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Men’s Wearhouse Inc (MW): Will Overhaul Of Jos. A. Bank Be Enough After Mixed Results?

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Men’s Wearhouse Inc (NYSE:MW) reported mixed second quarter results on Tuesday after the market close, beating earnings expectations but missing sales estimates. The company posted earnings per share of $0.98, up greatly from the $0.25 it reported for the same period of last year. Ignoring acquisition- and integration-related charges, the profit rises to $1.07 per share, just above Wall Street estimates of $1.05 per share. Net sales also registered a significant increase, to $920 million from $803 million reported a year ago. Nonetheless, sales missed estimates by quite a bit, as analysts covering the stock expected sales of $946.8 million. The market has taken the pessimistic side concerning the mixed results, as shares have slid by over 6.2% in pre-market trading this morning.

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The consensus for Men’s Wearhouse Inc (NYSE:MW)’s third quarter earnings is $1.07 per share, while revenues are expected to hover around the same level as the second quarter. The company has reaffirmed its fiscal year 2015 guidance, eyeing full-year earnings of $2.70 to $2.90 per share. So far this year, the stock is up by approximately 28%, having ended yesterday’s trading session at $56.52 per share. The company has many admirers among the hedge funds that we track, with Ken Griffin‘s Citadel Investment Group among them.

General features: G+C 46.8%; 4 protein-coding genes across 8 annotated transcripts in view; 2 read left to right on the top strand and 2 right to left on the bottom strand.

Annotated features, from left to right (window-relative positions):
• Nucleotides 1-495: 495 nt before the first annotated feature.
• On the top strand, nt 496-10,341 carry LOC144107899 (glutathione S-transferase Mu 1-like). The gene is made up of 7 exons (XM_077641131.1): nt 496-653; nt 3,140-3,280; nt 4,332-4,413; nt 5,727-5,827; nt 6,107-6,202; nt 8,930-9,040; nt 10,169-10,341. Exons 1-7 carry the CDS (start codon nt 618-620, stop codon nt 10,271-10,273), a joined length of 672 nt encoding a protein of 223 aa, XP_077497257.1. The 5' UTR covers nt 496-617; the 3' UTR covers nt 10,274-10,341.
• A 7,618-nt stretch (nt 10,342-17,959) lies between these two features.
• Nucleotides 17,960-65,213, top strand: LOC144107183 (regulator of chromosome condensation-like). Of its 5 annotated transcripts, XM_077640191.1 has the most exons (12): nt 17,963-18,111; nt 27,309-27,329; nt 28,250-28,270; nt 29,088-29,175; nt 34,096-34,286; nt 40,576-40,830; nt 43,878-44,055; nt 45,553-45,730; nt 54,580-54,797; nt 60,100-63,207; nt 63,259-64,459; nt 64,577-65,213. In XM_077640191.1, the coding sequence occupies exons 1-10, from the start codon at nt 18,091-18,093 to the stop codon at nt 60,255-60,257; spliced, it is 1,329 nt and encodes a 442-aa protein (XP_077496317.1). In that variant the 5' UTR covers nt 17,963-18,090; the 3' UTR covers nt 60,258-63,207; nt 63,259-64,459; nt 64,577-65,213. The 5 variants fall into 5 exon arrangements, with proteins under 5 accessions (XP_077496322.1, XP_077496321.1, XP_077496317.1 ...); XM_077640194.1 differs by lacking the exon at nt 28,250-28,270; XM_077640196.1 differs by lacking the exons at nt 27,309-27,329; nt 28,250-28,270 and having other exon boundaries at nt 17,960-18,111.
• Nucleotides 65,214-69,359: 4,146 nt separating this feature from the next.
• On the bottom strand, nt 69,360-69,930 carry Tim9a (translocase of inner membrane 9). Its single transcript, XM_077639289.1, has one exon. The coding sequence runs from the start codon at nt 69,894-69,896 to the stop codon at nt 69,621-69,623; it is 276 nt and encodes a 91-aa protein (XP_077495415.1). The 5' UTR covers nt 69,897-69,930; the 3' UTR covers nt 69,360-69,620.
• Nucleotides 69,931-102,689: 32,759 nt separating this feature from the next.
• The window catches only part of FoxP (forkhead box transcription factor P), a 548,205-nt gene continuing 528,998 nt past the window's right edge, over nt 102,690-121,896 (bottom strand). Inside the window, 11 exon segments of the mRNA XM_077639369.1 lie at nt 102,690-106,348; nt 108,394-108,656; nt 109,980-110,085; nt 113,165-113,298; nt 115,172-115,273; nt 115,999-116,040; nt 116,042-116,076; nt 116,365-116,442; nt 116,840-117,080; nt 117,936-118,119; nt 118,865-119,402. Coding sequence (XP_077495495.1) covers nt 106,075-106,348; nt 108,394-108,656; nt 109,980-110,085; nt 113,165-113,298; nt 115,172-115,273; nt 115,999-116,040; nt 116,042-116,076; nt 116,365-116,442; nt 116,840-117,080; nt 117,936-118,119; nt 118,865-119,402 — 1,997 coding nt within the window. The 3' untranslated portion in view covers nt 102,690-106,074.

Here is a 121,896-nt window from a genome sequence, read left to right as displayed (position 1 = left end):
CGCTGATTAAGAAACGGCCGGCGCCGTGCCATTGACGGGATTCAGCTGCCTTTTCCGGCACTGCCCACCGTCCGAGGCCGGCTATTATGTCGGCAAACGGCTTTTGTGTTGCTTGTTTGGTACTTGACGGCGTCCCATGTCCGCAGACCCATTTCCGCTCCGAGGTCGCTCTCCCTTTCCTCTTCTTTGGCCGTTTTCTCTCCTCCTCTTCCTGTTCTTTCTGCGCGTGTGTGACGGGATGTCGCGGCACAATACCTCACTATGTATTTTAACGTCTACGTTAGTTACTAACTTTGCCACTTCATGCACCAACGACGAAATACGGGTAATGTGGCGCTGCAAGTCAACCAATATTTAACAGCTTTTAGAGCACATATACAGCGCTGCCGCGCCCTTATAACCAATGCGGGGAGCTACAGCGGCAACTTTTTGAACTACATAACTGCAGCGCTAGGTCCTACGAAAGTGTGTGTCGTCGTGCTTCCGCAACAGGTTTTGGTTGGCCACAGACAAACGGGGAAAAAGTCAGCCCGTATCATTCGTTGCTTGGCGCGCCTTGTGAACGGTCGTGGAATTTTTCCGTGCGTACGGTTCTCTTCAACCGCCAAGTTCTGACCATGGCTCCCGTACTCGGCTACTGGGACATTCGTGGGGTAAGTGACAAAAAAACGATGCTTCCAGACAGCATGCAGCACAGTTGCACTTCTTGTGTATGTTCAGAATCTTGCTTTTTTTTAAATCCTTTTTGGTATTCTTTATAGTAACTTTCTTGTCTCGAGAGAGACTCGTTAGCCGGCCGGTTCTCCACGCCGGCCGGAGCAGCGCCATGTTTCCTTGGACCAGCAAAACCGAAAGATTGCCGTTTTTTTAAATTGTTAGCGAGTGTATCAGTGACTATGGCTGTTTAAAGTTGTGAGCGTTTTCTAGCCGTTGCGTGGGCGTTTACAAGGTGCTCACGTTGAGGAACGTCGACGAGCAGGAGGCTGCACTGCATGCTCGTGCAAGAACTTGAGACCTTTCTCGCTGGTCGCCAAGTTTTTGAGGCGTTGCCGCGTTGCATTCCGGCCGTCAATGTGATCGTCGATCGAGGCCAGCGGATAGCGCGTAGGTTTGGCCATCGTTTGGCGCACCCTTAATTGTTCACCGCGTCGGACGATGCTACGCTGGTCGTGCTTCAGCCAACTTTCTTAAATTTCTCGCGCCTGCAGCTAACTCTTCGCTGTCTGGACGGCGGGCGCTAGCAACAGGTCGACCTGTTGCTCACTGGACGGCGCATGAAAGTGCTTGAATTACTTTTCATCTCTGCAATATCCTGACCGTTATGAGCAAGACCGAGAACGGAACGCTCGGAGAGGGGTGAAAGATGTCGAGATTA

Why are we interested in the 13F filings of a select group of hedge funds? We use these filings to determine the top 15 small-cap stocks held by these elite funds based on 16 years of research that showed their top small-cap picks are much more profitable than both their large-cap stocks and the broader market as a whole; yet investors have been stuck (until now) investing in all of a hedge fund’s stocks: the good, the bad, and the ugly. Why pay fees to invest in both the best and worst ideas of a particular hedge fund when you can simply mimic the best ideas of the best fund managers on your own? These top small-cap stocks beat the S&P 500 Total Return Index by an average of nearly one percentage point per month in our backtests, which were conducted over the period of 1999 to 2012. Even better, since the beginning of forward testing at the end of August 2012, the strategy worked just as our research predicted and then some, outperforming the market every year and returning 118% over the last 36 months, which is more than 60 percentage points higher than the returns of the S&P 500 ETF (SPY) (see more details).

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